By John Lee.

The United Nations has advertised new positions in Iraqi Kurdistan:

(Source: UN)

(Picture: Success, growth, career, development signpost from 3D_Creation/Shutterstock)

Today on World Food Day, the Food and Agriculture Organization of the United Nations (FAO) and the United Nations World Food Programme (WFP) renewed their commitment to supporting the government of Iraq in ensuring that all Iraqis have food security by 2030, with a focus on nutritious food and sustainable livelihoods.

“World Food Day is when we confirm and work to achieve our commitment towards Zero Hunger. In Iraq, FAO will be further cooperating with WFP to provide capacity development and rural income generation programmes for farmers.

FAO is supporting the rehabilitation of water infrastructure, value chains development, the fishery sector and introducing smart agriculture practices in response to country priorities and climate change impact,” said FAO Representative in Iraq Dr. Salah El Hajj Hassan.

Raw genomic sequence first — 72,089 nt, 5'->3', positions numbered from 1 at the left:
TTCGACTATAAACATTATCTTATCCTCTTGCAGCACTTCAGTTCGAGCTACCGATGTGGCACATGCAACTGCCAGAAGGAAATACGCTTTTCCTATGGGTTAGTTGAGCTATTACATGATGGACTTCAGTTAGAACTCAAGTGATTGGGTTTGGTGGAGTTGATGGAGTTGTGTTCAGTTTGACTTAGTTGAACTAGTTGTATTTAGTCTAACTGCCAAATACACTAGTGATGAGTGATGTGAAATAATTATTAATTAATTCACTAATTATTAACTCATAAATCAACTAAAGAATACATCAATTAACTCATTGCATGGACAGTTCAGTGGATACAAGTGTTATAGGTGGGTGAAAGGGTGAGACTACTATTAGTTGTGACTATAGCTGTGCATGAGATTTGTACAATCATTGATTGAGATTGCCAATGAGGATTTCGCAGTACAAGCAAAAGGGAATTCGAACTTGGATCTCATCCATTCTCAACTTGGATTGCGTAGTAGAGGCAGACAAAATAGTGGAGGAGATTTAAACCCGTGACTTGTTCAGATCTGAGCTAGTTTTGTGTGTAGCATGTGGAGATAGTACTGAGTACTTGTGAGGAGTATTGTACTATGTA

The 2019 Memorandum of Understanding between FAO and WFP fosters closer collaboration on longer-term initiatives. Activities will include restoring irrigation canals, instituting sustainable practices such as planting productive trees, and providing inputs such as seeds and tools.

Through such programmes, vulnerable people will receive an income, can get back to work following displacement due to conflict, and continue to farm and grow their own food.

As well as enhanced nutrition awareness for Iraqi citizens, in the coming year, climate change adaptation will be a priority so that communities are better able to recover from climate-related shocks. FAO and WFP are striving to build social cohesion through collective livelihoods rehabilitation. WFP recently reopened its office in Basra to help coordinate activities next year in the south, where vulnerability and poverty indicators are worst.

“In this rehabilitation phase, FAO and WFP are working on livelihoods projects to bring communities together, and contribute to improving long-term self-sufficiency,” said Abdirahman Meygag, WFP Iraq Representative. “We see our climate change adaptation activities as being crucial for food security and the country’s recovery.”